How to Book a Beach Trip to The Algarve, Portugal

The Bela Vista Hotel is perched on a bluff rising above the Praia de Rocha, an expansive beach bordered by a marina and dramatic high dunes.
The Bela Vista Hotel is perched on a bluff rising above the Praia de Rocha, an expansive beach bordered by a marina and dramatic high dunes.

Since the 1960s the Algarve region in the southernmost part of Portugal has developed into one of the most popular beach resort destinations in Europe. Boasting a rugged coastline with enormous cliffs, breathtaking beaches inside coves and caves with sparkling azure water of the Atlantic Ocean and a Mediterranean climate with over 300 sunny days a year (more than California), one could easily understand the allure of the area.

The Algarve has paid a price for its popularity, with many of the beach towns becoming overdeveloped, but there are many gems among the mass-market hotels and resorts and we discovered three of them during our autumn visit.

Mid-October is a tricky time to find a beach resort in Europe that is warm enough to swim in. Temperatures in southern France, Spain, and Italy and the Greek Isles, dip into the low to mid-60s Fahrenheit and the beaches can be windy. After much research we concluded the Algarve had the highest temperatures, the lowest wind speeds, and the least amount of rainy days in all of Europe, plus the ocean temperatures were acceptable.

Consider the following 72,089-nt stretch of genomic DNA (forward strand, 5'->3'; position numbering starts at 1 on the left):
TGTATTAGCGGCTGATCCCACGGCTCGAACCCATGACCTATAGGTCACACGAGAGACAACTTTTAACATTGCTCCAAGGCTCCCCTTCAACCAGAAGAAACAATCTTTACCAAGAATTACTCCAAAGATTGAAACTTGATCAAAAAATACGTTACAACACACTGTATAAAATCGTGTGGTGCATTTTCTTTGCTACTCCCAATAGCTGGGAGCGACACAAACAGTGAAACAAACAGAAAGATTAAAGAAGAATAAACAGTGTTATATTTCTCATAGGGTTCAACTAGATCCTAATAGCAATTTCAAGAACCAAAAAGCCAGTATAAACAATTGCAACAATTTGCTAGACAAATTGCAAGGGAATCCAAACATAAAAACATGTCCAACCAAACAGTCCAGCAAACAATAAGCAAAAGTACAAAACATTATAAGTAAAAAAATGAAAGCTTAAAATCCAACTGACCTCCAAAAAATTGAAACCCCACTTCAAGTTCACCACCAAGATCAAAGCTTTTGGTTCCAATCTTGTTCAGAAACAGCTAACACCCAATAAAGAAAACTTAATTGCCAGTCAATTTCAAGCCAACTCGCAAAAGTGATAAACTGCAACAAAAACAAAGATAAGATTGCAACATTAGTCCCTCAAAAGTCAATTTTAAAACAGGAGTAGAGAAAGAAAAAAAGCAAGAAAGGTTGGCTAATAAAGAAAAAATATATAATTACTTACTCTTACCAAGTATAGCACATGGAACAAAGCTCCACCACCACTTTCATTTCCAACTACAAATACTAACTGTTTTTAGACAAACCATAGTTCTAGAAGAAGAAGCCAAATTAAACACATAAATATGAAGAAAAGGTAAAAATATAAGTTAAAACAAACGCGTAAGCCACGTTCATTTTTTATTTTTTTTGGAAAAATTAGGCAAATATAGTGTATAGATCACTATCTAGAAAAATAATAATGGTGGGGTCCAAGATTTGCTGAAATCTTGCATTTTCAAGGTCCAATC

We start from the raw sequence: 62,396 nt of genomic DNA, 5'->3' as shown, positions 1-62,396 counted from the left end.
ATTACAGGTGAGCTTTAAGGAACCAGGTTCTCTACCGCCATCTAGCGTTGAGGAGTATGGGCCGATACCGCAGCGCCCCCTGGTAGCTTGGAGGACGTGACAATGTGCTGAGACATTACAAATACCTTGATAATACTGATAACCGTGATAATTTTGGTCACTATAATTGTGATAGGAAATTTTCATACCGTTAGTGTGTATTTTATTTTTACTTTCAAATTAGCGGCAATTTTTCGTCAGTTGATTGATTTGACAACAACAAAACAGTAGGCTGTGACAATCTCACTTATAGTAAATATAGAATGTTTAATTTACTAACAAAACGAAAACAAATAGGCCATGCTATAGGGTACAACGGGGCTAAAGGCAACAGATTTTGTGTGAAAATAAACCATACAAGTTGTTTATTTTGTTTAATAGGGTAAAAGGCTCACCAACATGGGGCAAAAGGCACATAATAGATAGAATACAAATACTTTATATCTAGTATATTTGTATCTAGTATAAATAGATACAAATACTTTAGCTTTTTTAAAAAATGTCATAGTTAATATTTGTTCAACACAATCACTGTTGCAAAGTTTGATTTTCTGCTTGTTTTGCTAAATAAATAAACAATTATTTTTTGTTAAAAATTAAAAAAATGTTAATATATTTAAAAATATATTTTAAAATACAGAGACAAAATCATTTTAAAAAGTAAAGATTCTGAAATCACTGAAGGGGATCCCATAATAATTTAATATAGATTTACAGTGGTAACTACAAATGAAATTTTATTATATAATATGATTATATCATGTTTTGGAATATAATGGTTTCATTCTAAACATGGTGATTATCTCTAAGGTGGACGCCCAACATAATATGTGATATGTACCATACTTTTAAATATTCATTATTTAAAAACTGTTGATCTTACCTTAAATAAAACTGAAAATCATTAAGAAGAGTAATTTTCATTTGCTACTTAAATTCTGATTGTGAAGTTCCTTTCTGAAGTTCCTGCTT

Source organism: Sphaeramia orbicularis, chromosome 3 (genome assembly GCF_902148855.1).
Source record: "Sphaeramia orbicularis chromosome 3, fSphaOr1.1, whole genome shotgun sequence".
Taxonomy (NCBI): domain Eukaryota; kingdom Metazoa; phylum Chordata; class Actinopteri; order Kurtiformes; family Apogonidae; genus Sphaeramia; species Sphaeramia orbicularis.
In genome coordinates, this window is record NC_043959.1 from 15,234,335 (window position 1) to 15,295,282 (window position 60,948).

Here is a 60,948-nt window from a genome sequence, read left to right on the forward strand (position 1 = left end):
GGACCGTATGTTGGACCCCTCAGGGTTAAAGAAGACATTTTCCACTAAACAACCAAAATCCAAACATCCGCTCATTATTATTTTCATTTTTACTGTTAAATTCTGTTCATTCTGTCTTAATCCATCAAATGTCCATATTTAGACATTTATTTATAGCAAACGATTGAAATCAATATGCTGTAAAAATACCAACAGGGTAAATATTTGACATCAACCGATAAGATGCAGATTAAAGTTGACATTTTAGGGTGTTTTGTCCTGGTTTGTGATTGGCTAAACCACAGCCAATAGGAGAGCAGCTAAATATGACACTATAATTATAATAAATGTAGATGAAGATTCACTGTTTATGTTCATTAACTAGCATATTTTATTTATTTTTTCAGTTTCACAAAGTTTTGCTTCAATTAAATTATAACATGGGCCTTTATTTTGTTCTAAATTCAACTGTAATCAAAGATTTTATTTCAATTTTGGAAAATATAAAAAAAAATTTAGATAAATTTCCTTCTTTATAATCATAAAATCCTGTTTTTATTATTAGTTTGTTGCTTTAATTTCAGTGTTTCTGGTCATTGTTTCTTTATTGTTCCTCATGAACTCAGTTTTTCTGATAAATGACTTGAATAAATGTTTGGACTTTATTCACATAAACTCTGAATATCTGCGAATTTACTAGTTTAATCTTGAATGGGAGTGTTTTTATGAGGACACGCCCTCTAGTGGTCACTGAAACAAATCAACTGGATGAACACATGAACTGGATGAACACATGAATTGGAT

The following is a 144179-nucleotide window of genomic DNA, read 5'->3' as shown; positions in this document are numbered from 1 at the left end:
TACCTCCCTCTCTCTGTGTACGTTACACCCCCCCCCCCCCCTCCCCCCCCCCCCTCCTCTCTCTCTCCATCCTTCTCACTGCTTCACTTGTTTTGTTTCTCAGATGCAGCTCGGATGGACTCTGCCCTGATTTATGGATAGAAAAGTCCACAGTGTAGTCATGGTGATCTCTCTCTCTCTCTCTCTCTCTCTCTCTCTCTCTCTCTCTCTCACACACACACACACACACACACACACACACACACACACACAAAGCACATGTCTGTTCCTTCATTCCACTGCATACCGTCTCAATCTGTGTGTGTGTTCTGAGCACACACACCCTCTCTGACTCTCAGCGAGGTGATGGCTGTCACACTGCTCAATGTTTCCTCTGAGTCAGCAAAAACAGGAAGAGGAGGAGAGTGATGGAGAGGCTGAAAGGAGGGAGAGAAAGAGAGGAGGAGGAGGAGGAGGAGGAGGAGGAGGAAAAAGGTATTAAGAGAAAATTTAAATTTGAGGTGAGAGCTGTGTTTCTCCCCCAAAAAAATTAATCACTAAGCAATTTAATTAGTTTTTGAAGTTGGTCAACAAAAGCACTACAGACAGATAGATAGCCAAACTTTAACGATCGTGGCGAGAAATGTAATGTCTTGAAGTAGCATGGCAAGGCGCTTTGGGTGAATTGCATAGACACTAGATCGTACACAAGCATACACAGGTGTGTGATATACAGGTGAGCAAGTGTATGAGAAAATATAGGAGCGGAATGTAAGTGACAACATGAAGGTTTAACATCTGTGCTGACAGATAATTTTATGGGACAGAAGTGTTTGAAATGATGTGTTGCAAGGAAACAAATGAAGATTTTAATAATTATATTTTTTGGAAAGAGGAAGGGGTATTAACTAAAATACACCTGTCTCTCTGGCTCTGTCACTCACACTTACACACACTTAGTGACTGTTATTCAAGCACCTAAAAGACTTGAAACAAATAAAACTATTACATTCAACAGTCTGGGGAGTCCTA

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We flew into Faro airport/FAO, the main airport serving the Algarve. The rental car companies were on site at the airport, conveniently located a few hundred feet away from the main terminal. Our first destination was the town of Portimao, about an hour drive from the airport, a straight shot on the A-22 AutoRoute, till you reach the town.

The Bela Vista Hotel is a five-star property with 38 rooms, three junior suites and one suite.
The Bela Vista Hotel is a five-star property with 38 rooms, three junior suites and one suite.

We booked four nights at the Relais & Chateau Bela Vista Hotel. The name means beautiful view in Portuguese and one gets the name immediately: The hotel is perched on a bluff rising above the Praia de Rocha, an expansive beach bordered by a marina and dramatic high dunes. It was originally built as a hotel in 1934 with 15 rooms, hence the homey feel. The hotel was bought by the Phoenix Hotel Management Group in 2011, and completely renovated, becoming a five-star property with 38 rooms, three junior suites and one suite.

Veteran interior design firm Graca Viterbo has done a fabulous job with the décor of the lobby, public rooms, bar and restaurant, mixing classic Portuguese features such as the Azulejo tiles lining the walls and the dark wood carved stairway along with contemporary accents of black and white wide striped dining chairs and cherry red dining club chairs with swooping arms. The centerpiece of the lobby is an elongated piano with decoupage.

Our Elegance Room (#112), decorated with dashes of cobalt blue and marigold yellow, was a bit tight for space, but it overlooked the sea and beach and had a more spacious bathroom. One much appreciated amenity besides the standard ones such as high thread count sheets, L’Occitane toiletries, bathrobes, free Wi-Fi, LCD TV, and in-room safe, was the abundance and convenient location (right next to bed) of electrical outlets for iPhones and computers.

The service at the hotel is excellent with an attentive and well-informed front desk staff and concierge and pleasant, always smiling wait staff in the restaurant and bar.